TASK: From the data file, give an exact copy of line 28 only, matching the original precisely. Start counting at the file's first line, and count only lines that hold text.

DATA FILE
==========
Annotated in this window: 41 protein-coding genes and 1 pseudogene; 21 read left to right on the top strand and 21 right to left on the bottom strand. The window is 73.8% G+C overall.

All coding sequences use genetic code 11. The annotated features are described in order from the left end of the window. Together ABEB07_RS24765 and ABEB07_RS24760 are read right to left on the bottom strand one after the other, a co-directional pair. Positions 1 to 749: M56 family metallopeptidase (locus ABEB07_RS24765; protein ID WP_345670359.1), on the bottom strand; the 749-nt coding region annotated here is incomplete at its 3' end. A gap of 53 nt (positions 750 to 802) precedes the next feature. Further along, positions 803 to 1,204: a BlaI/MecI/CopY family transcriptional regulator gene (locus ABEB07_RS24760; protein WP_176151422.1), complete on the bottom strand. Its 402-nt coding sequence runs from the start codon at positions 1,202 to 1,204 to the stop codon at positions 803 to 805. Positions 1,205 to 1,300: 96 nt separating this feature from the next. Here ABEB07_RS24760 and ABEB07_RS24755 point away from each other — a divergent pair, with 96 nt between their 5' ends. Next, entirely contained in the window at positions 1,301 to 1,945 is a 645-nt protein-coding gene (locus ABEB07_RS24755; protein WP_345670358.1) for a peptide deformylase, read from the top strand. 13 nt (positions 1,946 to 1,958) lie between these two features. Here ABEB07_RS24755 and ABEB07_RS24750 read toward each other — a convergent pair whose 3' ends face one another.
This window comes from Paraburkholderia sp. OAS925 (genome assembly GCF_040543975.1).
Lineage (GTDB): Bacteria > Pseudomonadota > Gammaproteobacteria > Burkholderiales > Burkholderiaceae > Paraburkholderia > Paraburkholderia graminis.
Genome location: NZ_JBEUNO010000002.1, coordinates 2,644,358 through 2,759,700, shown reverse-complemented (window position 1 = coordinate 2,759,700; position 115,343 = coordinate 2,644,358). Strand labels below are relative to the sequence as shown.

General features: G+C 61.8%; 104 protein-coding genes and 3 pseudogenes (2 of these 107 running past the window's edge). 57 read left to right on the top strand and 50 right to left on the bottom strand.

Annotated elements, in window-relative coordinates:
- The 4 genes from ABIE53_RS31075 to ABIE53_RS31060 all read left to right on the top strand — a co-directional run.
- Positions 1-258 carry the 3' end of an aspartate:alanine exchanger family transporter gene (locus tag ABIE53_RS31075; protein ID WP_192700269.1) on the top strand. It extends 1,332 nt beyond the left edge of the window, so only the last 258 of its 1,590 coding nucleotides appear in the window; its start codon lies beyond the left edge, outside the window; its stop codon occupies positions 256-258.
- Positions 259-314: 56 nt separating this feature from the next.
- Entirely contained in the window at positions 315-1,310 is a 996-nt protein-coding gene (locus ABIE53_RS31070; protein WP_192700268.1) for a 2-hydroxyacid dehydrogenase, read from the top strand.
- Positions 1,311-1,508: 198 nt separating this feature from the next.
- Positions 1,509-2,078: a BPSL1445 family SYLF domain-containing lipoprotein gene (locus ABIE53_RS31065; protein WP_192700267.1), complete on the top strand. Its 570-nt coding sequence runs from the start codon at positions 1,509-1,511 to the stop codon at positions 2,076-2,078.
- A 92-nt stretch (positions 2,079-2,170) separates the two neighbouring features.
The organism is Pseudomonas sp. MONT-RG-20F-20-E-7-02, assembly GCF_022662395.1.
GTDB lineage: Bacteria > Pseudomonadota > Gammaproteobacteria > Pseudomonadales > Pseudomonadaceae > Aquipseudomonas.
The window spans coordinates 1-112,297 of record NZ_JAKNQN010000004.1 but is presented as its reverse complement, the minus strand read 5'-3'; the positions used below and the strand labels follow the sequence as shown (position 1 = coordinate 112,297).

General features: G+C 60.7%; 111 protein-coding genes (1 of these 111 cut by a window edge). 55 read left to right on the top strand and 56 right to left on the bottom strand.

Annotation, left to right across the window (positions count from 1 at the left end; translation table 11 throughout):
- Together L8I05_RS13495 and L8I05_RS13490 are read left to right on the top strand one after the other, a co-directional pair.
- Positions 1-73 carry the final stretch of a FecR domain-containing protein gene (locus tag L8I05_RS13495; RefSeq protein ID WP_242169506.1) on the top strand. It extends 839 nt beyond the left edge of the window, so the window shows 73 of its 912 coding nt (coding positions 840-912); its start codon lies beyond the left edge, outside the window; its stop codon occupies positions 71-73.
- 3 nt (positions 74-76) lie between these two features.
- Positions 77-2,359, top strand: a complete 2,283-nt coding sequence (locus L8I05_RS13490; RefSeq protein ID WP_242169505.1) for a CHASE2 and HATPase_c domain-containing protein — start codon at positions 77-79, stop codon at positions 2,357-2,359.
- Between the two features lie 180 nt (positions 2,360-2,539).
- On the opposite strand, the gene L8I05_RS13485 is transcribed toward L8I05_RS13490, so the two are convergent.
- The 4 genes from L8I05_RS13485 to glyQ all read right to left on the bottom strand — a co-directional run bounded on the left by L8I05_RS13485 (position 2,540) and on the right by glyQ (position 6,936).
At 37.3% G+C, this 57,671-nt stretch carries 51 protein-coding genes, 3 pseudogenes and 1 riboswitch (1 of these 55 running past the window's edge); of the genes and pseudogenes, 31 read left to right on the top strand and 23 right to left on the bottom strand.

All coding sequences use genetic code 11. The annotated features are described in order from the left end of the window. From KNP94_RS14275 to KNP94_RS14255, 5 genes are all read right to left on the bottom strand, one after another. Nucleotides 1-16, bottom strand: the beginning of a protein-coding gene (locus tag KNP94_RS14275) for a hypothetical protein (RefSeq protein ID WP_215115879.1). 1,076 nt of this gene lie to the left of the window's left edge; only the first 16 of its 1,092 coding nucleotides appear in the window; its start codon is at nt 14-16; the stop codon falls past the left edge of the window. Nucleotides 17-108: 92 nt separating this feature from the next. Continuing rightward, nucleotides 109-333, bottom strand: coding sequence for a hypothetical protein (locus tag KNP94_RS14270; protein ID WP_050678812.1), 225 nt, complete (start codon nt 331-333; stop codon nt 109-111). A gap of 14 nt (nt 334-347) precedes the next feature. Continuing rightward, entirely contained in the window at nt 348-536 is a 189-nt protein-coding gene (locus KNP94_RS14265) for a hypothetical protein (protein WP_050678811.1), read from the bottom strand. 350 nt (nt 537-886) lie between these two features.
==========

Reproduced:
All coding sequences use genetic code 11. The annotated features are described in order from the left end of the window. From KNP94_RS14275 to KNP94_RS14255, 5 genes are all read right to left on the bottom strand, one after another. Nucleotides 1-16, bottom strand: the beginning of a protein-coding gene (locus tag KNP94_RS14275) for a hypothetical protein (RefSeq protein ID WP_215115879.1). 1,076 nt of this gene lie to the left of the window's left edge; only the first 16 of its 1,092 coding nucleotides appear in the window; its start codon is at nt 14-16; the stop codon falls past the left edge of the window. Nucleotides 17-108: 92 nt separating this feature from the next. Continuing rightward, nucleotides 109-333, bottom strand: coding sequence for a hypothetical protein (locus tag KNP94_RS14270; protein ID WP_050678812.1), 225 nt, complete (start codon nt 331-333; stop codon nt 109-111). A gap of 14 nt (nt 334-347) precedes the next feature. Continuing rightward, entirely contained in the window at nt 348-536 is a 189-nt protein-coding gene (locus KNP94_RS14265) for a hypothetical protein (protein WP_050678811.1), read from the bottom strand. 350 nt (nt 537-886) lie between these two features.